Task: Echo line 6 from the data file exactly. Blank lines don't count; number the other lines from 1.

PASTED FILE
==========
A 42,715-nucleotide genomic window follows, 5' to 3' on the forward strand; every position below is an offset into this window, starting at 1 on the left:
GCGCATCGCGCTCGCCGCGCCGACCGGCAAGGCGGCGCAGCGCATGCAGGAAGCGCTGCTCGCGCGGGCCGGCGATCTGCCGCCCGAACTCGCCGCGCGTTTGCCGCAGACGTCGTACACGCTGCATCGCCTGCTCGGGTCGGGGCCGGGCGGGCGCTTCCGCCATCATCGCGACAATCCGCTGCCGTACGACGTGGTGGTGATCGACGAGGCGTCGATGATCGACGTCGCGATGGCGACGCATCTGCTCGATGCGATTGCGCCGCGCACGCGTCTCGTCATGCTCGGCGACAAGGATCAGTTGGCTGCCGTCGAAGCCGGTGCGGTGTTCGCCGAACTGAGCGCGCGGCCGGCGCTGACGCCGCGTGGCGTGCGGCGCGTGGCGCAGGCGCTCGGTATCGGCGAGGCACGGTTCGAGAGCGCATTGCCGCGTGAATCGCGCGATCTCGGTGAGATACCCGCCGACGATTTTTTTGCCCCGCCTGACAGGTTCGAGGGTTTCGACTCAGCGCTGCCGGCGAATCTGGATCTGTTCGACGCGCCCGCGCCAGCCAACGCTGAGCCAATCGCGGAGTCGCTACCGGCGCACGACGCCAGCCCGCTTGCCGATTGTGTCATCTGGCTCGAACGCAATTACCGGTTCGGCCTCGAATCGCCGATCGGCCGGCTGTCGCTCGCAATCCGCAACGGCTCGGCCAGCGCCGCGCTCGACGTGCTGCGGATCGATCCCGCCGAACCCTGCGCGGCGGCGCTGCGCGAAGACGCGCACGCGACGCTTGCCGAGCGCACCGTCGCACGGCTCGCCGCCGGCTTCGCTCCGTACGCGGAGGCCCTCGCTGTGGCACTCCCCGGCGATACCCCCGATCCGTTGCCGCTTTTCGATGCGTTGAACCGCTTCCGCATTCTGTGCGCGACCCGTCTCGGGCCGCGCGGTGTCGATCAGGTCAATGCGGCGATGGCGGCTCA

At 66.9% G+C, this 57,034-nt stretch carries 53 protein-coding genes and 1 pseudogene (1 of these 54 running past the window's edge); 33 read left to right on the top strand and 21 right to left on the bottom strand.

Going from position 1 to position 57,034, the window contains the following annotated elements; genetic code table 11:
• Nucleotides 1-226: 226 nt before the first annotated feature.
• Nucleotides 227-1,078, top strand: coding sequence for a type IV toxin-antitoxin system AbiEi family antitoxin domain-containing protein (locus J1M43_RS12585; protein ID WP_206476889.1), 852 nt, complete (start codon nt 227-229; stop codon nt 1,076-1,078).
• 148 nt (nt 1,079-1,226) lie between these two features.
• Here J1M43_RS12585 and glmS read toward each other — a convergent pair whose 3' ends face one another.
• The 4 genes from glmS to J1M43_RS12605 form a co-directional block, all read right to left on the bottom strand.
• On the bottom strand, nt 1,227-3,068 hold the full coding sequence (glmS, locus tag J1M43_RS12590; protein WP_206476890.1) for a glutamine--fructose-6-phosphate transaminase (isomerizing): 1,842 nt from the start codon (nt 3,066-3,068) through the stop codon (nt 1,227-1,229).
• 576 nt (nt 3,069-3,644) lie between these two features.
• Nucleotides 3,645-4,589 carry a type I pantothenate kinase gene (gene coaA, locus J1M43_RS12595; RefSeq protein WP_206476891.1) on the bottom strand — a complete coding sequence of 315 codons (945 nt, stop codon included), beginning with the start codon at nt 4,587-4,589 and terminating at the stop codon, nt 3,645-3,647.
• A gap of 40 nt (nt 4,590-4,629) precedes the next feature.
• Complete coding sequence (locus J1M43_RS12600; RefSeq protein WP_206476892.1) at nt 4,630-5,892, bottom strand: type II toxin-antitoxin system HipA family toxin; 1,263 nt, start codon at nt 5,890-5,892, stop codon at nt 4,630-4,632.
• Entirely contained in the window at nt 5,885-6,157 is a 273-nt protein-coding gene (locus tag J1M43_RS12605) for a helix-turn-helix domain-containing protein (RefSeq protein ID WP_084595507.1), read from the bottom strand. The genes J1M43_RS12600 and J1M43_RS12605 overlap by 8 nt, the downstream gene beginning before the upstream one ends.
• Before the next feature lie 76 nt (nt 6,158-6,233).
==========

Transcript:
• Nucleotides 227-1,078, top strand: coding sequence for a type IV toxin-antitoxin system AbiEi family antitoxin domain-containing protein (locus J1M43_RS12585; protein ID WP_206476889.1), 852 nt, complete (start codon nt 227-229; stop codon nt 1,076-1,078).